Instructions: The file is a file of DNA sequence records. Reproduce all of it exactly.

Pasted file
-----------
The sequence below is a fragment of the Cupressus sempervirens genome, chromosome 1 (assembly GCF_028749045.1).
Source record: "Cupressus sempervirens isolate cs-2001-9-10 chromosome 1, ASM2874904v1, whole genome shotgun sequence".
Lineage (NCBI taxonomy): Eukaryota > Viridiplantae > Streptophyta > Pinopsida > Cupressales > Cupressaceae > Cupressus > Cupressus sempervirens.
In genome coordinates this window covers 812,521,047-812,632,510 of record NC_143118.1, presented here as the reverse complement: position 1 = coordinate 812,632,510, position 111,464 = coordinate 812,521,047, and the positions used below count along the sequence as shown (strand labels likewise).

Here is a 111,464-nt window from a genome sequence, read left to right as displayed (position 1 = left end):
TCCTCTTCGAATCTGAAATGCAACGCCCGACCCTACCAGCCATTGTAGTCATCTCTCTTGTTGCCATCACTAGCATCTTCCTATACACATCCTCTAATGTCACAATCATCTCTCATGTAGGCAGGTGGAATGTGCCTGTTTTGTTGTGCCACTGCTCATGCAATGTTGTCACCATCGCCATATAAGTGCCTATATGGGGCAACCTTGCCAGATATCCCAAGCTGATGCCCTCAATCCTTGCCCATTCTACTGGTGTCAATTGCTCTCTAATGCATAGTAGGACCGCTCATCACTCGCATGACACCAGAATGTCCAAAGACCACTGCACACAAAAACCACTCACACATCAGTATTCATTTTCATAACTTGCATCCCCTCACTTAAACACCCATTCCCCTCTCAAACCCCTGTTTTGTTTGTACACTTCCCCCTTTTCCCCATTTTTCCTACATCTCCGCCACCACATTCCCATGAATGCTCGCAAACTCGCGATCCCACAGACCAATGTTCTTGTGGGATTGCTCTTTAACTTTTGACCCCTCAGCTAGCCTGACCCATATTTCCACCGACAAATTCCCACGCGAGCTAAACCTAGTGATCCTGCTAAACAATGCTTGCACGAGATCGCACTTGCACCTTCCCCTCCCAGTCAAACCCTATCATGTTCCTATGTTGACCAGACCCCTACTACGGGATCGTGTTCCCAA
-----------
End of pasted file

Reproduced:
The sequence below is a fragment of the Cupressus sempervirens genome, chromosome 1 (assembly GCF_028749045.1).
Source record: "Cupressus sempervirens isolate cs-2001-9-10 chromosome 1, ASM2874904v1, whole genome shotgun sequence".
Lineage (NCBI taxonomy): Eukaryota > Viridiplantae > Streptophyta > Pinopsida > Cupressales > Cupressaceae > Cupressus > Cupressus sempervirens.
In genome coordinates this window covers 812,521,047-812,632,510 of record NC_143118.1, presented here as the reverse complement: position 1 = coordinate 812,632,510, position 111,464 = coordinate 812,521,047, and the positions used below count along the sequence as shown (strand labels likewise).

Here is a 111,464-nt window from a genome sequence, read left to right as displayed (position 1 = left end):
TCCTCTTCGAATCTGAAATGCAACGCCCGACCCTACCAGCCATTGTAGTCATCTCTCTTGTTGCCATCACTAGCATCTTCCTATACACATCCTCTAATGTCACAATCATCTCTCATGTAGGCAGGTGGAATGTGCCTGTTTTGTTGTGCCACTGCTCATGCAATGTTGTCACCATCGCCATATAAGTGCCTATATGGGGCAACCTTGCCAGATATCCCAAGCTGATGCCCTCAATCCTTGCCCATTCTACTGGTGTCAATTGCTCTCTAATGCATAGTAGGACCGCTCATCACTCGCATGACACCAGAATGTCCAAAGACCACTGCACACAAAAACCACTCACACATCAGTATTCATTTTCATAACTTGCATCCCCTCACTTAAACACCCATTCCCCTCTCAAACCCCTGTTTTGTTTGTACACTTCCCCCTTTTCCCCATTTTTCCTACATCTCCGCCACCACATTCCCATGAATGCTCGCAAACTCGCGATCCCACAGACCAATGTTCTTGTGGGATTGCTCTTTAACTTTTGACCCCTCAGCTAGCCTGACCCATATTTCCACCGACAAATTCCCACGCGAGCTAAACCTAGTGATCCTGCTAAACAATGCTTGCACGAGATCGCACTTGCACCTTCCCCTCCCAGTCAAACCCTATCATGTTCCTATGTTGACCAGACCCCTACTACGGGATCGTGTTCCCAA